GOOD NEWS – BAD NEWS – Bucharest Traffic Ed’l Note: Real estate prices and new car counts are signs of a growing economy. This does not come, however, without stress or need for new infrastructure investment.
Wanted: An Urban Plan For Bucharest Ziarul Financiar – by Andrew Begg
April 29, 2005. Talk to any savvy real estate agent and you’ll hear how wonderful the property market has been over the last several years, and how it is expected to expand further over the coming years. New buildings are popping up everywhere. Whole suburbs are being thrown together willy-nilly.
While money flows in and growth continues, so do the numbers of cars on the roads. Cars are everywhere. And every year it gets worse, as time passes without anything being done to ease the congestion. The streets snarl with traffic, fraying the nerves of everyone with the misfortune to be stuck in it.
Bucharest’s congestion problems are different from those found in other capital cities such as Budapest, where the problem of congestion has been effectively eased by lining downtown street curbs with rows of vertical steel bars to discourage drivers from parking on the sidewalks.
Or Bangkok, where tens of thousands of vehicles compete with tens of thousands of motorcycles, duk-duks and rickshaws for position, and traffic police wearing facemasks to guard against pollution is a common sight. At least traffic flows there, and laws exist to see that it does. Nor has the traffic problem been diluted by legislation that forces drivers to pay for the privilege of bringing their cars into central areas, as is the case in London.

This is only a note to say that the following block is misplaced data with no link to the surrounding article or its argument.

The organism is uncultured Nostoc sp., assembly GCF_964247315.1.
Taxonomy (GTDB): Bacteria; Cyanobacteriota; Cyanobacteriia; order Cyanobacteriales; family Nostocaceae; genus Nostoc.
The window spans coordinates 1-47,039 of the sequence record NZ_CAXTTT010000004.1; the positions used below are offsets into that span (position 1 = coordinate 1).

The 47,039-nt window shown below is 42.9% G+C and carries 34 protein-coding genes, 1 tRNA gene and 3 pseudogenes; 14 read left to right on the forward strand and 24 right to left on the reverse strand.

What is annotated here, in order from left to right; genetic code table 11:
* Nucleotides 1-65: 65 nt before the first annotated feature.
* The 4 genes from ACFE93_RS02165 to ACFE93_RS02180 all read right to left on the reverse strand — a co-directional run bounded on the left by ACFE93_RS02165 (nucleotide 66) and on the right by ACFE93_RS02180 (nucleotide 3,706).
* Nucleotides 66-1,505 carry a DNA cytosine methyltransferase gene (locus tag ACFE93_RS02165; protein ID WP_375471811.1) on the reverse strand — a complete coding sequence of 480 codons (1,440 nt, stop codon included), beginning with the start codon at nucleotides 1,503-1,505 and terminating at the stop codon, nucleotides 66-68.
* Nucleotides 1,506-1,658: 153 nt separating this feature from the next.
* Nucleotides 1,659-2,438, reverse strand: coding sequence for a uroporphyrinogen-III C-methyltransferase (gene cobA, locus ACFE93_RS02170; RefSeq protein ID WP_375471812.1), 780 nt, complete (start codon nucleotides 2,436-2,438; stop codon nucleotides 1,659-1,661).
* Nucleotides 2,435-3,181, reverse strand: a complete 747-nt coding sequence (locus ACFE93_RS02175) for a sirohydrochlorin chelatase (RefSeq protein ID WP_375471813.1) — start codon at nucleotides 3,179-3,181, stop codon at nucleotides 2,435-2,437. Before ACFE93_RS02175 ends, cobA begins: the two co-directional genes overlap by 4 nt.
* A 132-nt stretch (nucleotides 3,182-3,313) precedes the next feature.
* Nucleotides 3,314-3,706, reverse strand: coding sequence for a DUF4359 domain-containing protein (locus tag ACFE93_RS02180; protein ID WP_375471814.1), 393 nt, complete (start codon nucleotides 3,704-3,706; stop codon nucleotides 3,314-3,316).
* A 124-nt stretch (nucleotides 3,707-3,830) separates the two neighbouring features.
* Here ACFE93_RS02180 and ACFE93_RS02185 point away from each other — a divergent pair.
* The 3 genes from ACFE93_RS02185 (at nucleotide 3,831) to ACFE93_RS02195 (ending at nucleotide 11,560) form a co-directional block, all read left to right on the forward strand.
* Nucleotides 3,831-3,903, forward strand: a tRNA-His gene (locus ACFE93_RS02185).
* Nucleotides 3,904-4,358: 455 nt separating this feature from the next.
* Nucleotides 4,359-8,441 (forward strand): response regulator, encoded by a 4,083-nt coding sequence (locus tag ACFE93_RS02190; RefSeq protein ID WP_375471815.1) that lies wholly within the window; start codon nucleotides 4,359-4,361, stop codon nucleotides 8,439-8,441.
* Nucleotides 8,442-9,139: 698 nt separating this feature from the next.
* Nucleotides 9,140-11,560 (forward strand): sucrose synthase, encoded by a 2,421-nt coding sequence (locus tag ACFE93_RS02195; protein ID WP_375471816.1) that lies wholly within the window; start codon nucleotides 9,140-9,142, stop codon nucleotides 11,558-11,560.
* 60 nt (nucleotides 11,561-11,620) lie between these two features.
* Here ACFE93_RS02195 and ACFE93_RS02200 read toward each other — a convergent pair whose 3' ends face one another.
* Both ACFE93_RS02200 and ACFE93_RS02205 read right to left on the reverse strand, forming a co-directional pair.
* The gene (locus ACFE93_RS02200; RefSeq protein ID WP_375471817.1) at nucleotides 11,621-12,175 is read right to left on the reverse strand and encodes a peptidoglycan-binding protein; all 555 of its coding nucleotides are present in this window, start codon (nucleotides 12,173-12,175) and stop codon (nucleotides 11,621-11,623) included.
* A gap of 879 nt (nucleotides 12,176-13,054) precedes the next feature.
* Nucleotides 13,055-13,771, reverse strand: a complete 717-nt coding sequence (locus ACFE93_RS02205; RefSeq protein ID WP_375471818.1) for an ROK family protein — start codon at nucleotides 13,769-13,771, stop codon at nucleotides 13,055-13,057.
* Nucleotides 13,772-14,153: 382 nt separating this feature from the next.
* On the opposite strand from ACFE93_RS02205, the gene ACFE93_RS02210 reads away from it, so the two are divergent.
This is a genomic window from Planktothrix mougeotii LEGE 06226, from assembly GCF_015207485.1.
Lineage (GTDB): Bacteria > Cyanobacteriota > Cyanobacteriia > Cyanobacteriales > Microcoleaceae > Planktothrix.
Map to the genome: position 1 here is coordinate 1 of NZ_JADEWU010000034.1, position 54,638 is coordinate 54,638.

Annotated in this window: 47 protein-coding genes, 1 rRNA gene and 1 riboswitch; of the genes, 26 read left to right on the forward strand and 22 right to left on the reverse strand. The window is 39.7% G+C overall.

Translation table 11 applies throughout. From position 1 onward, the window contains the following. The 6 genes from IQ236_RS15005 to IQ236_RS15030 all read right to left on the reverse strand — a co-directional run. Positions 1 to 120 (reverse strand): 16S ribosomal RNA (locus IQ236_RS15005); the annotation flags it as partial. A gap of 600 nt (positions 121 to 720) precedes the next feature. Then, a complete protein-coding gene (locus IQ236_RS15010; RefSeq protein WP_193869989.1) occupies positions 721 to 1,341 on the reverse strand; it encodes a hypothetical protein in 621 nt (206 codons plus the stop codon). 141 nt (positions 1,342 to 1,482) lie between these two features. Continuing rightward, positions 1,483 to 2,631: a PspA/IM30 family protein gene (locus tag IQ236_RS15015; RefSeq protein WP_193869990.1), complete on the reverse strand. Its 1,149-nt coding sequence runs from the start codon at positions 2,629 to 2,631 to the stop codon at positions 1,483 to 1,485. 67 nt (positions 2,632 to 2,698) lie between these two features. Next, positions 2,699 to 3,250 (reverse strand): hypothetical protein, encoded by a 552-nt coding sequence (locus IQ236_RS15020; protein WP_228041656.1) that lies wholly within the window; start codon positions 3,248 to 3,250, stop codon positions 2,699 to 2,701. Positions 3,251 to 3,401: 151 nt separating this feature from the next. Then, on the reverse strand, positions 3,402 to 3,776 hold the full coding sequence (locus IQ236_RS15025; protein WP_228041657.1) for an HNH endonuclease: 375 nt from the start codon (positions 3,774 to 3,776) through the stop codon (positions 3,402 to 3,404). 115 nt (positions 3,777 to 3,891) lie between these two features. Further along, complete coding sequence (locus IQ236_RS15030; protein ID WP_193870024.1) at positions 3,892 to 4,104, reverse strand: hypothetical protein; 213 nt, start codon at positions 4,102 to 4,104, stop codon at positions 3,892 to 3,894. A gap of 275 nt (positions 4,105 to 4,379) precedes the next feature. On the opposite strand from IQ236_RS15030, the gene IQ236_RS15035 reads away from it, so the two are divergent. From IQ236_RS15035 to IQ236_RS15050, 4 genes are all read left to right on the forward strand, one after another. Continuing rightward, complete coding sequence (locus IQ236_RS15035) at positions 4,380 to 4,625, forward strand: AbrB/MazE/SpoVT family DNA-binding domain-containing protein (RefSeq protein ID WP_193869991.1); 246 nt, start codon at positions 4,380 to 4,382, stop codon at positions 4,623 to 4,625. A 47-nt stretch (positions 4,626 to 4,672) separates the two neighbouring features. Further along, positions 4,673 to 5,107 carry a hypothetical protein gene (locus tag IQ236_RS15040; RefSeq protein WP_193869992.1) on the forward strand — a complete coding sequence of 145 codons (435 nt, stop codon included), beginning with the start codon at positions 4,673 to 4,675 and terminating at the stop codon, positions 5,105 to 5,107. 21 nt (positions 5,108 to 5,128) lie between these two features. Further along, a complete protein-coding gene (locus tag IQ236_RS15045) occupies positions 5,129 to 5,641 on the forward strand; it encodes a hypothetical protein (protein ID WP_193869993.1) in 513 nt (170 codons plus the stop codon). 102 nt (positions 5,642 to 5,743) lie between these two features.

Bucharest, on the other hand, is a free for all. Drive through the city and you witness thousands of illegally parked cars, left where a space isn’t quite large enough, with the back or front end of the car either parked on the pavement blocking access to pedestrians or jutting out into the road, impeding free access of the road to other cars. This makes walking in the city virtually impossible.
Wouldn’t it be interesting to quantify, firstly, how much collective time is wasted by a car jutting half out into a street, forcing all drivers that pass it to brake, look in the mirror, wait for an oncoming car to pass, and then resume driving, and secondly, how many injuries to passersby and accidents to cars are endured due to cars that are parked halfway into a street? It isn’t surprising that driving brings out the worst in Romanians. Residents of Bangkok laugh about their traffic problems whereas driving here transforms otherwise placid residents into snorting, swearing, gesticulating hooligans.
Try it yourself, and you can see why this is so. You’ll be snaking your way through a city street and come up behind a driver with his engine running while he waits for a colleague to come out of a building. This of course blocks all traffic behind him. The driver behind you starts sounding his horn which encourages you to sound yours too, and the driver in front of you shouts, ‘Only 30 seconds, what’s the hurry?’ as if to say, ‘If my life is unhurried, why shouldn’t yours be too?’ Later, you’ll be in one of two lanes waiting your turn to proceed, when a car will come up beside you, creating a third lane, then another car will come alongside the car next to you, creating a fourth lane. Then another car will steal a place next to the car in the first lane, creating a total of five lanes where there is only room for two.